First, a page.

Warning: the following discusses sexual assault and trama which may be triggering to some readers.
Crazy Rich Asians star Constance Wu is finding her voice and sharing her story in a brave new memoir that includes some devastating details of sexual assault and harassment she endured at the beginning of her career in Hollywood.
In her book Making A Scene, which is set to hit the shelves on October 4th, the Hustlers star reveals how she was raped when she was an up-and-coming actress, but how she couldn’t process the event until years later when she realized exactly what had been done to her.
In excerpts of her book published in Vanity Fair, Constance identified the assailant as Ty, an author whom she dated, and twice when he assaulted her.
"I felt a twinge of warning in my gut, but I ignored it — he didn't look threatening or shady in any way, and if you had been there, you would have agreed," she wrote. Although she writes she consented to kissing, she makes it clear she did not consent to sex. Ty, she writes, continued anyway and she says she was too frightened to fight back.
"Some people might say that I should have fought back against Ty," she writes. "But if I could go back in time, I wouldn't change how I reacted that night. Because when I think about the girl I was back then, I understand what she was going through."
She writes that years went by and she didn’t have an understanding of that event or fully comprehended the indignity against her all the way until 2018. "I'd just woken up from a nap when the realization hit me like a flood," she wrote. "Ty raped me ... and I hadn't done anything about it."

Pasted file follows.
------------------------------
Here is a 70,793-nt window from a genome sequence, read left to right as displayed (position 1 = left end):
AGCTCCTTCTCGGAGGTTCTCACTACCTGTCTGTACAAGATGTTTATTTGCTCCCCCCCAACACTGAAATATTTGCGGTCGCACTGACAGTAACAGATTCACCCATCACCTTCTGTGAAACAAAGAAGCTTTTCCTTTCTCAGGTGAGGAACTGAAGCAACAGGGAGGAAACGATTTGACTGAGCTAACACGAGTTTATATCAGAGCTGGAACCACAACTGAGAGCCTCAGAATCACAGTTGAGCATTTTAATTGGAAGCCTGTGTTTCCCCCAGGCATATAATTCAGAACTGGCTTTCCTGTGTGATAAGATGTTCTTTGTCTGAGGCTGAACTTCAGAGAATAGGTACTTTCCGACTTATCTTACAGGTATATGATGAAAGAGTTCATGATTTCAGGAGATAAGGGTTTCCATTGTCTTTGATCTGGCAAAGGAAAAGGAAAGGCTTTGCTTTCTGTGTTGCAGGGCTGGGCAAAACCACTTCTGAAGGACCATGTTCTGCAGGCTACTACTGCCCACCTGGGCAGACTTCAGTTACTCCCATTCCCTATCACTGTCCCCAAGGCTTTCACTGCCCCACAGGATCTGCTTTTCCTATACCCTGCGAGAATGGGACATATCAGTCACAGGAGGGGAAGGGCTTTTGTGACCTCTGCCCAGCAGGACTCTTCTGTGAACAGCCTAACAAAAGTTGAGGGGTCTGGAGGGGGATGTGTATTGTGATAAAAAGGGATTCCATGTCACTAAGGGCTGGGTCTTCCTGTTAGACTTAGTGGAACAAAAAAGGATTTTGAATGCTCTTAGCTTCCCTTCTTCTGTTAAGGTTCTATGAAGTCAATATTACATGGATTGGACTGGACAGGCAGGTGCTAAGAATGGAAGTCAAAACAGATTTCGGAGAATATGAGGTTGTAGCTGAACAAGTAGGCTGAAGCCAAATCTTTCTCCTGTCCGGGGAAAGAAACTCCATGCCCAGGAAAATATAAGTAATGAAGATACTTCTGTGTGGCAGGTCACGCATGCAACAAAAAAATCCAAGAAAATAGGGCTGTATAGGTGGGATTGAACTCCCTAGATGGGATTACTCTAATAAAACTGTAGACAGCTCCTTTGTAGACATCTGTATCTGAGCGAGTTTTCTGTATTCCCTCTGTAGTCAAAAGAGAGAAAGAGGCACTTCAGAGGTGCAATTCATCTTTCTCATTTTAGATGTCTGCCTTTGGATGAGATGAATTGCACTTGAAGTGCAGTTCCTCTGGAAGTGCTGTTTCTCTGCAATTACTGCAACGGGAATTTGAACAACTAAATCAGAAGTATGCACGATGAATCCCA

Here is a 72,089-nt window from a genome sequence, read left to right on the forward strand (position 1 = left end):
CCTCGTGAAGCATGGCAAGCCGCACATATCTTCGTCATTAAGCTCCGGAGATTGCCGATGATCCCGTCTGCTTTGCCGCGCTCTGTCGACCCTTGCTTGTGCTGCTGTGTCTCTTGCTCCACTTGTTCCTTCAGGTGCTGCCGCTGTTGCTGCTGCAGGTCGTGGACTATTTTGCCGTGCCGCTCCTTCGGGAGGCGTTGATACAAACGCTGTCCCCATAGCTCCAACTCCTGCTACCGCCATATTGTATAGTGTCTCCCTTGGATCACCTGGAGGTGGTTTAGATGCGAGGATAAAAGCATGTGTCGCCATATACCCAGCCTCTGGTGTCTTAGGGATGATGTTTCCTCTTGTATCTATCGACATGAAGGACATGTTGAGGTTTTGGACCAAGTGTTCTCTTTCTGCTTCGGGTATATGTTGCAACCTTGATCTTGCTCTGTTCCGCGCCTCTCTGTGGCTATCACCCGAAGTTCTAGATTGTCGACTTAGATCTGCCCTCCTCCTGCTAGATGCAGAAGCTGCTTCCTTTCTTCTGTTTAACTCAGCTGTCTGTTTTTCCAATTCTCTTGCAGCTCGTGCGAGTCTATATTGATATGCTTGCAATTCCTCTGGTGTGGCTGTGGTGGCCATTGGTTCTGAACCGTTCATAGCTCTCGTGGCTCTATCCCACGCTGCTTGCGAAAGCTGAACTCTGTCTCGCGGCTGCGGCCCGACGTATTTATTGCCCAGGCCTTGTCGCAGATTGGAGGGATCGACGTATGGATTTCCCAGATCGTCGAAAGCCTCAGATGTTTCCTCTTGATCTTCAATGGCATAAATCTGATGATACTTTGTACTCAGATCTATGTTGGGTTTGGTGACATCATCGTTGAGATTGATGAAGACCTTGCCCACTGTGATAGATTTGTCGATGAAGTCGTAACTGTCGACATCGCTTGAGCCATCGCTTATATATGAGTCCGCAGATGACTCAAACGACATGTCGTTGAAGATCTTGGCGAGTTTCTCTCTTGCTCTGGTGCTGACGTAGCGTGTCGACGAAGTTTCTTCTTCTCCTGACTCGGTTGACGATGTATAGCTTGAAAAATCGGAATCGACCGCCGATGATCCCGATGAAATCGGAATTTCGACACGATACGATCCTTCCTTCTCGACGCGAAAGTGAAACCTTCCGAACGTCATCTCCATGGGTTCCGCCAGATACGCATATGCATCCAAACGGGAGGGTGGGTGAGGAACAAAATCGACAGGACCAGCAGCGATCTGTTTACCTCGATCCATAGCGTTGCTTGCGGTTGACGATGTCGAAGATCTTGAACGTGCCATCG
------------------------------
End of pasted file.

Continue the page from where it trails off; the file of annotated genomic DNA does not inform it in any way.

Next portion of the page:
This heartbreaking news comes on the heels of Constance revealing earlier this week that she was sexually harassed and intimidated by one of the producers of her hit show, Fresh Off the Boat.
"My publisher really encouraged me to write [about] it ... I was like, 'No I'm done with that chapter in my life.’ I eventually realized it was important to talk about," she said on stage at the Atlantic Festival. "I did have a pretty traumatic experience my first couple years on that show, and nobody knew about it because that show was historic for Asian Americans."
She continued, "It was the only show on network television in over 20 years to star Asian Americans, and I did not want to sully the reputation of the one show we had representing us.”
"I kept my mouth shut for a really long time about a lot of sexual harassment and intimidation that I received the first two seasons of the show."
Deadline reports that she added, "Once I was no longer scared of losing my job, that's when I was able to start saying 'no' to the harassment, 'no' to the intimidation, from this particular producer. I thought: 'You know what? I handled it, nobody has to know, I don't have to stain this Asian American producer's reputation. I don't have to stain the reputation of the show.'"
With these things, Constance notes, there’s always a caveat, unfortunately. "The thing is bad feelings don't go away just because you will them to. They are inevitably going to come out somewhere."
Making a Scene is out Oct. 4, and Constance said in a statement that the memoir, “is a tribute to the people and events that have shaped my humanity and determined the direction of my life."